Bank of America really doesn’t want to make money. Well, that’s not true, but their technology seems to be designed to chase customers away. I say this after having sent error pages and bug reports to several people in the BofA mortgage division. During a second attempt at refinancing an investment property (the first attempt bombed due to internal, human process malfunctions at BofA) I was stopped by their technology for sending me email. Yes, email. BofA has implemented a byzantine email apparatus, seemingly invented by Rube Goldberg, for sending messages to loan applicants. The system: … Continue reading

Coaxing Channels


I love complex markets that require collaboration with strategic partners, industry groups and channels. It is an exotic form of auto-masochism. Marketing requires appealing to byer motivations. But you are often not the only, or even the primary person delivering the marketing message. Intermediaries may deal more directly with end buyers than you. Yet for the buyer to receive a consistent message, perceive a consistent brand or believe a consistent value proposition, these outside organizations have to carry your message, value props and brand identities. Not being your employees, they have to be coaxed with something other than the possibility of instant unemployment. Intermediaries can either be … Continue reading

Needy Wants

Giving a customer what they want can be a bad thing. Long ago, I was on both the product management and product marketing side of some new technology. We had a few early adopter customers. One in particular was very engaged, right down to near daily communing with our software architect. Like all customers, he had a wish list of features and functions he wanted the product to sprout. Unlike most customers, he had money to spend. I had to turn down a lot of his feature requests, sponsored or not. There is a difference between what customers want and what they need. There is even a difference between what one customer needs and what every customer needs. Creating products based on wants becomes a stress-inducing cycle of unicorn hunting that never works. While trying desperately to create the perfect product for one or two customers, typically for the sake … Continue reading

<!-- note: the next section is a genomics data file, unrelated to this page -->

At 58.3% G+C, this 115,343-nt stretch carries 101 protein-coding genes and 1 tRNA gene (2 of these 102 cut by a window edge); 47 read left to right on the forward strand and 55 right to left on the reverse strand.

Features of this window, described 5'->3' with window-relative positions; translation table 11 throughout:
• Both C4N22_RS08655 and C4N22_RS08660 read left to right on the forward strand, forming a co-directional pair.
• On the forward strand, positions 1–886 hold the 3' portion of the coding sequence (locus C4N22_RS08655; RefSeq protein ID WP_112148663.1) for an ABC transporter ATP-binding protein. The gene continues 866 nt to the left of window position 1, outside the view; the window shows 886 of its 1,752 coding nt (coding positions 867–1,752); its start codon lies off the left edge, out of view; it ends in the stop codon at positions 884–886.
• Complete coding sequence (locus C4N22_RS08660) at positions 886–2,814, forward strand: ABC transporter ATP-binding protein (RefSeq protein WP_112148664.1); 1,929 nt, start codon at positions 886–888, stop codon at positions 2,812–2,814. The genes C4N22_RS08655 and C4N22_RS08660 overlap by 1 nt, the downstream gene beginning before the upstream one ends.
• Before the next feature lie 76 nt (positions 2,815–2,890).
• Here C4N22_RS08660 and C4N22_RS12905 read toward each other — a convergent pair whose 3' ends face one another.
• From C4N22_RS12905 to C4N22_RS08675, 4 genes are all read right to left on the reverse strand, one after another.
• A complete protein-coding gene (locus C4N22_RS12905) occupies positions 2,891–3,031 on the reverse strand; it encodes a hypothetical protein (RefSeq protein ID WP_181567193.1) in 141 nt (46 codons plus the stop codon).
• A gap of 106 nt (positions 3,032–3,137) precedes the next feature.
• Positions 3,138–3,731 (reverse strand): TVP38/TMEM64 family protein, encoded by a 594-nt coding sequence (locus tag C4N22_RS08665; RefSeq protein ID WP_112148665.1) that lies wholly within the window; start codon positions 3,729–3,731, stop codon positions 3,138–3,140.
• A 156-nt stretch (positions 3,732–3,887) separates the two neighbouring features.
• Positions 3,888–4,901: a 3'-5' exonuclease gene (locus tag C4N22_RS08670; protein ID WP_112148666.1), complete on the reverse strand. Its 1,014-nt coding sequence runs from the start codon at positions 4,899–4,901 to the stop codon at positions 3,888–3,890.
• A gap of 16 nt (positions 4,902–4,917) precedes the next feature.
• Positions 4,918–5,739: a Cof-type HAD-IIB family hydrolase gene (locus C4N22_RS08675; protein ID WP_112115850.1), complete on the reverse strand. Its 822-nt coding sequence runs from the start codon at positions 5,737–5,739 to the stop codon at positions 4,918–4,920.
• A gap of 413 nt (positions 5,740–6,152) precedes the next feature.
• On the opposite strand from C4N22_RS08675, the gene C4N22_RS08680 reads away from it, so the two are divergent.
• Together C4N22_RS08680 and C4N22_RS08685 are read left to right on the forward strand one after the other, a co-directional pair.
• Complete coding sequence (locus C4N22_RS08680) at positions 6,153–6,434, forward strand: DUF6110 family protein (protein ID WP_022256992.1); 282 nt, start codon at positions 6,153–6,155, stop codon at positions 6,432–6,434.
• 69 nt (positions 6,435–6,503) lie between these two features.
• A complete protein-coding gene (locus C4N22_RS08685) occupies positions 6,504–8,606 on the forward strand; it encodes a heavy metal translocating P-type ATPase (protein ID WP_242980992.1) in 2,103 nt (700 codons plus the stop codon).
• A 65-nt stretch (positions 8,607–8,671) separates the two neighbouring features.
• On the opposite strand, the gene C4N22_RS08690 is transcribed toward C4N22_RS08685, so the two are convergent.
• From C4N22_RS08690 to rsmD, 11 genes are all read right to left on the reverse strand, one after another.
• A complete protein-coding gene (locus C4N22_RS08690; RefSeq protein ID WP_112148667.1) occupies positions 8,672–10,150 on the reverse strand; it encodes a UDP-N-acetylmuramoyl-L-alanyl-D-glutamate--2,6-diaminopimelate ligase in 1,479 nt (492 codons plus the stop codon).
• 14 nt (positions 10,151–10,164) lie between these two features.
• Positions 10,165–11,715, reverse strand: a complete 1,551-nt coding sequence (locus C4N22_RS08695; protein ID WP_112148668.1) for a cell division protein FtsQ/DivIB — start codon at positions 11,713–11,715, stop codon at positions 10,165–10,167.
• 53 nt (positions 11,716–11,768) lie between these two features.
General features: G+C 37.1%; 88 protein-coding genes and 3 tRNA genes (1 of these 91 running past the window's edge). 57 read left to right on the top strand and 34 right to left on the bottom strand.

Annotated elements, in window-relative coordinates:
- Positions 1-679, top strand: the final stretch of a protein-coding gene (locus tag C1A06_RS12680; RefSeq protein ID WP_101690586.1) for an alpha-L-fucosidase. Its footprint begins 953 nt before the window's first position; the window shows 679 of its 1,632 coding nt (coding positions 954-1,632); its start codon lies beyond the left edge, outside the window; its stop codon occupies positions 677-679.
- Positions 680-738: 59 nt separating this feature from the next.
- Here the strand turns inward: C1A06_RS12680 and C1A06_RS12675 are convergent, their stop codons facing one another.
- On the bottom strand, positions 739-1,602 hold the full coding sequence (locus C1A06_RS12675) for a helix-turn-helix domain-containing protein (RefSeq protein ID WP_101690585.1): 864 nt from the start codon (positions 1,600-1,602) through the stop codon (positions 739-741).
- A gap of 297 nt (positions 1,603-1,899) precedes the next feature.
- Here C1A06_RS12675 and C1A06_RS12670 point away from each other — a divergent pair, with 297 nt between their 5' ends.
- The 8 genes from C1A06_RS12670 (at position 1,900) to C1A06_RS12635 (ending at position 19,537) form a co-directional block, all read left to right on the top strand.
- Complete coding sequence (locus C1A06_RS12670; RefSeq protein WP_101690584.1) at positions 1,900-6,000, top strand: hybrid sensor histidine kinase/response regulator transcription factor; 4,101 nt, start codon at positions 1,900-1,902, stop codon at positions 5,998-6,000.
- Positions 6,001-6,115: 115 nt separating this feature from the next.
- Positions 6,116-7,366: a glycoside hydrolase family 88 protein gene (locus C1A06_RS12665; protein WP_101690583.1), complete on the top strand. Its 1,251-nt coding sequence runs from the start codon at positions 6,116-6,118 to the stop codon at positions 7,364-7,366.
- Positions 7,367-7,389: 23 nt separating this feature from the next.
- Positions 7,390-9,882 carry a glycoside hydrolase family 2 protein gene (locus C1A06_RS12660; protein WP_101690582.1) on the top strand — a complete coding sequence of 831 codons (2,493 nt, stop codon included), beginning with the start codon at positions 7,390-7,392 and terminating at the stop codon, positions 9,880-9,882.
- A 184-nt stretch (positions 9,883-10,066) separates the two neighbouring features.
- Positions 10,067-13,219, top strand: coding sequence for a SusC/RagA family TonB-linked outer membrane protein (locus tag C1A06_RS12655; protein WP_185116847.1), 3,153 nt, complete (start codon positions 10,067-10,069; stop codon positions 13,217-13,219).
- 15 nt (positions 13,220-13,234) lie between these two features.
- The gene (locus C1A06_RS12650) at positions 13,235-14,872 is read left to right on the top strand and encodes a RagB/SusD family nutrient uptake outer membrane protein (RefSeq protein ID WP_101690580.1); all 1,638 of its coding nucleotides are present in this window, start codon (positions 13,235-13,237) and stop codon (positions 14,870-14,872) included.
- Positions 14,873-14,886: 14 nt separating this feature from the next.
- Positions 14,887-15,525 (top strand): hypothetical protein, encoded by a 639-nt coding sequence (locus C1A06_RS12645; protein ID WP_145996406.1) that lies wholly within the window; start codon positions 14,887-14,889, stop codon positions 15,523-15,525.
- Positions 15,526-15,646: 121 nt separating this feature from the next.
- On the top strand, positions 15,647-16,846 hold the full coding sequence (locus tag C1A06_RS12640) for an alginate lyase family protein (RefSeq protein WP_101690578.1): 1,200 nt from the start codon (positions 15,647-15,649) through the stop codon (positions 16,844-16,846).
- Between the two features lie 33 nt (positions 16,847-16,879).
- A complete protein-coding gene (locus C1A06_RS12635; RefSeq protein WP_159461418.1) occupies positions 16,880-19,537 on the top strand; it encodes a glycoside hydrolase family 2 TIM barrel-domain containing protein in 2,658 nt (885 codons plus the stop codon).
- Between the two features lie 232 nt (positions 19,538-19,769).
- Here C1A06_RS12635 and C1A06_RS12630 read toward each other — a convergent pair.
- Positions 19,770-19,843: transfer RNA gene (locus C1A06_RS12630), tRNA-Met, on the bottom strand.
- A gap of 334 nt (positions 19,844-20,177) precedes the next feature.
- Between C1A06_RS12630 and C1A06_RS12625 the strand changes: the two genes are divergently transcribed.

Simply Stupid

B2B tech buyers are not stupid, so don't over simplify your messaging

Complexity creates friction, which if you are lucky, only drags out the sales cycle. More often than not, it kills sales. In B2B technology marketing, many solutions are complex and loaded with customer risk. The more complex the solution, the more friction is built into the sales process. Marketing’s primary job is to reduce friction, which means reducing complexity. Simplifying – distilling complex topics into focused value propositions and content – is the first order of business. Just don’t over simplify, especially for the wrong person. B2B technology sales typically involve several buyer personae (genotypes) that have different friction-generating concerns. Simplifying all content and applying it to every audience creates more friction, not less, because every genotype is left uninformed. Creating one piece of content for the CIO, CTO, server administrator, developer and third shift operator will educate none of them Likewise, even if content targets only one genotype, over-simplifying … Continue reading